Container-based applications are rapidly becoming mainstream for developers and independent software vendors (ISVs). Containerization brings many benefits including portability, scalability, and security, whether running on-premises in the data center or in the cloud. Most organizations will encounter a need to support containerization in the coming years.
What is a Container?
A container is a set of virtualized, isolated processes that run within an operating system but do not run entire operating systems as opposed to virtual machines, which do.
Here’s an example:
You visit a website that displays “hello world” when you go to the URL. In a VM, you’d have a whole server dedicated to that site (usually Windows or Linux). Each of the web servers required to serve the “hello world” page would need to be licensed to run an OS, secured, patched, monitored, and optimized on a regular basis. Each web server would need system resources like storage, CPU, and memory as well. Assuming the web server is virtualized, the underlying hypervisor would also need to be maintained in a similar fashion.
A container, by contrast, doesn’t run an operating system but rather on an operating system. You’d have the web service and HTML code running in the container. Runtime containers are copies of container images that have all the necessary services and files, so updating the service would require an update to the container image. The container management platform would then run new copies of the container that has the updated code. The underlying host operating system would need to be secured, as well as any underlying hypervisors; however, due to the isolation inherent in containers, a compromised container doesn’t provide access to the underlying OS, which provides an additional layer of security. The instances of running containers can be deployed to run anywhere, including developer laptops, public clouds without the need to build new operating systems for every running container.
Ultimately, container technology makes developers’ jobs easier by simplifying the management process, adding security, and portability.
What Does a Container Platform Entail?
Kubernetes-based container platforms like VMware Tanzu™ don’t create applications themselves. They manage the resources required to run modern applications. Take an ecommerce site, for example. A retailer has a normal pace of 1,000 users per day, but, during times when there are big sales such as Black Friday or Mother’s Day, they receive 100,000 visitors. This massive influx in traffic would normally impact user experience on their site. And not in a good way. Containers solve that problem because they can replicate and scale easily. By monitoring system resources as more users log in and site traffic increases, Kubernetes automatically scales containers to increase CPU and memory to handle the increased load. When the load decreases, the system can scale down the number of containers, matching the required performance at the time.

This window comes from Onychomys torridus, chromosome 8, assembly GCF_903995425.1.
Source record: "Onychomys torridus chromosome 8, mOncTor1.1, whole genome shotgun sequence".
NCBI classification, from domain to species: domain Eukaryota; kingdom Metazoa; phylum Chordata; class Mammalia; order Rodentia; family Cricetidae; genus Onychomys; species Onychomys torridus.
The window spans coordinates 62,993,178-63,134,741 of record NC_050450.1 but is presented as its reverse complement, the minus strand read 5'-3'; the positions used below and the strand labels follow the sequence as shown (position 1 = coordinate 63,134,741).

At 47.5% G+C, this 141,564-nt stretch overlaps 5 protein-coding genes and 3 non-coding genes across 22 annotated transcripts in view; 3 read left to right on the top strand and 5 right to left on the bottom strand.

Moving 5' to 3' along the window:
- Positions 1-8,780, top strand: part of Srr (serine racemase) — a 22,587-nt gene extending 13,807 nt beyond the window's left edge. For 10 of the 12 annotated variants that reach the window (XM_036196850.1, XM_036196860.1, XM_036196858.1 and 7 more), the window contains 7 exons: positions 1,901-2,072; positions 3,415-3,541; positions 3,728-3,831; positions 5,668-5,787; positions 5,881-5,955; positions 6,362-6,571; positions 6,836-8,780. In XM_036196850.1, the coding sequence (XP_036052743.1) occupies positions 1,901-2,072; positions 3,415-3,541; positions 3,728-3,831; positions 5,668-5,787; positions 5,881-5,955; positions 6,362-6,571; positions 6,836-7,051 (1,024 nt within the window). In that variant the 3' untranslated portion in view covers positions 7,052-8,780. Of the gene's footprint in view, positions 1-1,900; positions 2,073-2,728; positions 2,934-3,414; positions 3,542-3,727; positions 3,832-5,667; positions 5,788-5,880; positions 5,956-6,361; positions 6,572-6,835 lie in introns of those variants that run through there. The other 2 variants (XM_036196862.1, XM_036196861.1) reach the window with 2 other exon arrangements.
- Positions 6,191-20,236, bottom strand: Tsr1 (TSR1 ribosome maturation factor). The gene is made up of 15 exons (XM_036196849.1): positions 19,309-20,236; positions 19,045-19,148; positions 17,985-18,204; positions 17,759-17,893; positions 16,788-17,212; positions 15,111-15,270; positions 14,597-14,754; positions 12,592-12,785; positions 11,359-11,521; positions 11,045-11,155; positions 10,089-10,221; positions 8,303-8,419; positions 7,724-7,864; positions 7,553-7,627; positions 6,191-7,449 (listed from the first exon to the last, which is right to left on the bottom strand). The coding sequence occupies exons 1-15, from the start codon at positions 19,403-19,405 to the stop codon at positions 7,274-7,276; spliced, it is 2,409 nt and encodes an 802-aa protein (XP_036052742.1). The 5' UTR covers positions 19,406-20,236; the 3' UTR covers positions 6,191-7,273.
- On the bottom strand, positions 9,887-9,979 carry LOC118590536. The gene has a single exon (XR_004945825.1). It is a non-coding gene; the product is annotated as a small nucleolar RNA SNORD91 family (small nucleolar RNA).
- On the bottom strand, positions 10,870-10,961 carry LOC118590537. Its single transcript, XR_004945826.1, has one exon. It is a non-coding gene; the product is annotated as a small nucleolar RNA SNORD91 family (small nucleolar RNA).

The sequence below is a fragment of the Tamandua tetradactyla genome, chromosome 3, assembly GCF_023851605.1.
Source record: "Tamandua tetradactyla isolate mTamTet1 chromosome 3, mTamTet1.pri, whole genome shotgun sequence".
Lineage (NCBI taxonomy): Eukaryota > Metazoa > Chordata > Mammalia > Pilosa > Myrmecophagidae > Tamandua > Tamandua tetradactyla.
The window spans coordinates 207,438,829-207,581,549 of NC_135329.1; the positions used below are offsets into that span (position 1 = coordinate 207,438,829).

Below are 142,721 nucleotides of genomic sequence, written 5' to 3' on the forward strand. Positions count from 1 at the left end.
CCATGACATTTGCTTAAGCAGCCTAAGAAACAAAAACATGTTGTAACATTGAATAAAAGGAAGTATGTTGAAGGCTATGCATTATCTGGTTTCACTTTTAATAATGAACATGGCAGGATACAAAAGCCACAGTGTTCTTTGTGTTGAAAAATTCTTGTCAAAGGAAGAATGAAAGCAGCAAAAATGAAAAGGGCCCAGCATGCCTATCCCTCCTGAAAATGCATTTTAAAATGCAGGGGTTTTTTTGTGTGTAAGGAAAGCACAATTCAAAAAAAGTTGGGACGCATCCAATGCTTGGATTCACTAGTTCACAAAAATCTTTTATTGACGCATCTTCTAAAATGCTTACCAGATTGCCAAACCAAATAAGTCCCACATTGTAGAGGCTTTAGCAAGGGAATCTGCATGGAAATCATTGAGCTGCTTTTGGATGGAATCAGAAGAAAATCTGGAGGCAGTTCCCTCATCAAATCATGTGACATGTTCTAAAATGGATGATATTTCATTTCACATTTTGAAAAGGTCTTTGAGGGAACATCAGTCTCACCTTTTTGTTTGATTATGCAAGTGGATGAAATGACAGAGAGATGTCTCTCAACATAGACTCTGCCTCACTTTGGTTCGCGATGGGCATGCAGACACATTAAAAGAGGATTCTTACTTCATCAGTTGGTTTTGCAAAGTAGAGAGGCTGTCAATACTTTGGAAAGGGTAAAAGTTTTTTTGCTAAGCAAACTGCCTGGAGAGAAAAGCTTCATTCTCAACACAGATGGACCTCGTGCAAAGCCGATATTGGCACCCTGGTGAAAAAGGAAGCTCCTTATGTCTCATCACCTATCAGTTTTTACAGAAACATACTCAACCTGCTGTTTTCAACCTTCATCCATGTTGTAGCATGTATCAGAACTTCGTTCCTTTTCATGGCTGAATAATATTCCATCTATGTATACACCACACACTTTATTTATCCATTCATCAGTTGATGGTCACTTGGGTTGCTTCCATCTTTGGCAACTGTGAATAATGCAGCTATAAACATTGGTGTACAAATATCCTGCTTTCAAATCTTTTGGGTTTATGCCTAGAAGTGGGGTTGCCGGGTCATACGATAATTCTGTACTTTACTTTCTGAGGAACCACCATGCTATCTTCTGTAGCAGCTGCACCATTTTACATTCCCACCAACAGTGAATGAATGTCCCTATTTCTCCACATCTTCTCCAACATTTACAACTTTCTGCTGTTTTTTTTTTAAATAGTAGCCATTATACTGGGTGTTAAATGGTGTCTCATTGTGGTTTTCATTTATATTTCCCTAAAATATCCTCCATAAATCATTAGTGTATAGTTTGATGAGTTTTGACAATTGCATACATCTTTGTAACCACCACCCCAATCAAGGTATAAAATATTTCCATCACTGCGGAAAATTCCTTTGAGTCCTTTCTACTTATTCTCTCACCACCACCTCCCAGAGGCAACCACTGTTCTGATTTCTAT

Through autoscaling, organizations can ensure performance of critical services as well as take advantage of on-demand cloud economics by paying for what is needed only when it is needed.
While container performance will be limited on-premises by available resources, the cloud doesn’t limit the amount of resources you have available, making the ability for applications to easily and quickly burst into the cloud a reality.
How Does VMware Tanzu™ Fit In?
Moving to Kubernetes is complex. While it’s an open-source platform, the people-power it takes to launch and manage it is difficult to justify. VMware Tanzu™ compiles everything into an easy-to-understand platform that can be managed by existing, familiar tools, simplifying the adoption of Kubernetes.
VMware Tanzu™ also has integrated Kubernetes into vSphere Hypervisor so a user can put in a license key, turn it on, and run and manage containers using Kubernetes side-by-side with VMs. The management of Kubernetes can be done on-premises or with public cloud Kubernetes services, so you have consistency no matter where you are. You can use the same management tools you use regularly (vCenter) and the same VMware ecosystem to provide network security with VMware NSX.
How Advizex Can Help.
Advizex understands the VMware ecosystem as well as the complexity of deploying and managing new platforms. While open-source tools are great for getting started with containers, ongoing enterprise support can be challenging without deep – hard to come by – expertise. VMware Tanzu™ leverages VMware support, and Tanzu™ provides unified management for multiple customer deployment models including vSphere integrated, stand-alone Kubernetes, and public cloud platforms. Advizex brings consulting expertise to assist customers with determining the right mix of services required to align and accelerate business.
Do I Need VMware Tanzu™ Now?
If you are managing a VMware virtual infrastructure today and are being asked to support containerized workloads, VMware Tanzu™ can provide enterprise class Kubernetes for your organization. If you’re not yet running applications that require containers, now is a great time to put the right platform in place so when the inevitable containerized applications find their way into your environment, you’re ready to take it on.